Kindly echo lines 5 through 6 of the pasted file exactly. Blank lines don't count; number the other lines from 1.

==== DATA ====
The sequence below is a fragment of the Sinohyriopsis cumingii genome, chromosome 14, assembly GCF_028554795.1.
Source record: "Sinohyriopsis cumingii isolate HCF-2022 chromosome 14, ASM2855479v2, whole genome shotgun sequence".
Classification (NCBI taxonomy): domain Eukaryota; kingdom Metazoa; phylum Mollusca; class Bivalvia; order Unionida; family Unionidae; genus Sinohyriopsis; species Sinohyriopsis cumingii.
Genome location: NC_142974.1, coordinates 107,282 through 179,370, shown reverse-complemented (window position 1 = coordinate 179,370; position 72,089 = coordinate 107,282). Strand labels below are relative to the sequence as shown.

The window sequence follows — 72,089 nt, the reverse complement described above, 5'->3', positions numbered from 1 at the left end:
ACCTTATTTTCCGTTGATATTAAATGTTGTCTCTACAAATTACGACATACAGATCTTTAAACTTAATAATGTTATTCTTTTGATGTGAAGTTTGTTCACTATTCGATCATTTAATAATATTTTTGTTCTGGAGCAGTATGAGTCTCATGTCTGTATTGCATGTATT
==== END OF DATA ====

The window sequence follows — 72,089 nt, the reverse complement described above, 5'->3', positions numbered from 1 at the left end:
ACCTTATTTTCCGTTGATATTAAATGTTGTCTCTACAAATTACGACATACAGATCTTTAAACTTAATAATGTTATTCTTTTGATGTGAAGTTTGTTCACTATTCGATCATTTAATAATATTTTTGTTCTGGAGCAGTATGAGTCTCATGTCTGTATTGCATGTATT